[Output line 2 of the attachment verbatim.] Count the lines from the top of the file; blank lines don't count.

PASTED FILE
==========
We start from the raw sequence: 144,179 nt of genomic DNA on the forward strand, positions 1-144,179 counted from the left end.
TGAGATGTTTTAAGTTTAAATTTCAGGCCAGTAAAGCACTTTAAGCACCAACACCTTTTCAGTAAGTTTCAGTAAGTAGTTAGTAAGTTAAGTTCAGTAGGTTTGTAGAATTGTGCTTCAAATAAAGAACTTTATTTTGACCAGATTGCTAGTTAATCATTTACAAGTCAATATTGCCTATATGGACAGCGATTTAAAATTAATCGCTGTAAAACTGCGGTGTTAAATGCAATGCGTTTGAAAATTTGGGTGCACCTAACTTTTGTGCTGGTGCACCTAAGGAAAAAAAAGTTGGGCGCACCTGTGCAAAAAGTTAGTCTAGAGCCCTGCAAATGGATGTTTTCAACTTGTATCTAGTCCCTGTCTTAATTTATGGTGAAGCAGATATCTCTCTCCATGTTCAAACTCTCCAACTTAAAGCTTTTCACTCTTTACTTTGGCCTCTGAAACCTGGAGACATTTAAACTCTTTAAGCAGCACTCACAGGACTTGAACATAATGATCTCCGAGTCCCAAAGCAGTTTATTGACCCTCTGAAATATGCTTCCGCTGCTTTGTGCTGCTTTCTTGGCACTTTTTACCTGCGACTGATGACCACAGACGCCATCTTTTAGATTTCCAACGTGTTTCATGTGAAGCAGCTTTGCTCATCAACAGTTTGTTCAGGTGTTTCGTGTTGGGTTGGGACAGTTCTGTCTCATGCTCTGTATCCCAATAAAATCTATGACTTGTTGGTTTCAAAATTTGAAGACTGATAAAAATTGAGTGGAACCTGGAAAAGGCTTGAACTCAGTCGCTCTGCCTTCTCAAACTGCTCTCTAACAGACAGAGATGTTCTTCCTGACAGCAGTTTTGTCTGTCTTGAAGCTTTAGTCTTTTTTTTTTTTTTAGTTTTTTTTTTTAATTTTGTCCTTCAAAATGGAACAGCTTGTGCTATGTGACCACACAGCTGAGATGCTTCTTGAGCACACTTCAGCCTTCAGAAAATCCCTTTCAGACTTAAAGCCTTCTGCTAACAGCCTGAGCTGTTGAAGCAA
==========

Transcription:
TGAGATGTTTTAAGTTTAAATTTCAGGCCAGTAAAGCACTTTAAGCACCAACACCTTTTCAGTAAGTTTCAGTAAGTAGTTAGTAAGTTAAGTTCAGTAGGTTTGTAGAATTGTGCTTCAAATAAAGAACTTTATTTTGACCAGATTGCTAGTTAATCATTTACAAGTCAATATTGCCTATATGGACAGCGATTTAAAATTAATCGCTGTAAAACTGCGGTGTTAAATGCAATGCGTTTGAAAATTTGGGTGCACCTAACTTTTGTGCTGGTGCACCTAAGGAAAAAAAAGTTGGGCGCACCTGTGCAAAAAGTTAGTCTAGAGCCCTGCAAATGGATGTTTTCAACTTGTATCTAGTCCCTGTCTTAATTTATGGTGAAGCAGATATCTCTCTCCATGTTCAAACTCTCCAACTTAAAGCTTTTCACTCTTTACTTTGGCCTCTGAAACCTGGAGACATTTAAACTCTTTAAGCAGCACTCACAGGACTTGAACATAATGATCTCCGAGTCCCAAAGCAGTTTATTGACCCTCTGAAATATGCTTCCGCTGCTTTGTGCTGCTTTCTTGGCACTTTTTACCTGCGACTGATGACCACAGACGCCATCTTTTAGATTTCCAACGTGTTTCATGTGAAGCAGCTTTGCTCATCAACAGTTTGTTCAGGTGTTTCGTGTTGGGTTGGGACAGTTCTGTCTCATGCTCTGTATCCCAATAAAATCTATGACTTGTTGGTTTCAAAATTTGAAGACTGATAAAAATTGAGTGGAACCTGGAAAAGGCTTGAACTCAGTCGCTCTGCCTTCTCAAACTGCTCTCTAACAGACAGAGATGTTCTTCCTGACAGCAGTTTTGTCTGTCTTGAAGCTTTAGTCTTTTTTTTTTTTTTAGTTTTTTTTTTTAATTTTGTCCTTCAAAATGGAACAGCTTGTGCTATGTGACCACACAGCTGAGATGCTTCTTGAGCACACTTCAGCCTTCAGAAAATCCCTTTCAGACTTAAAGCCTTCTGCTAACAGCCTGAGCTGTTGAAGCAA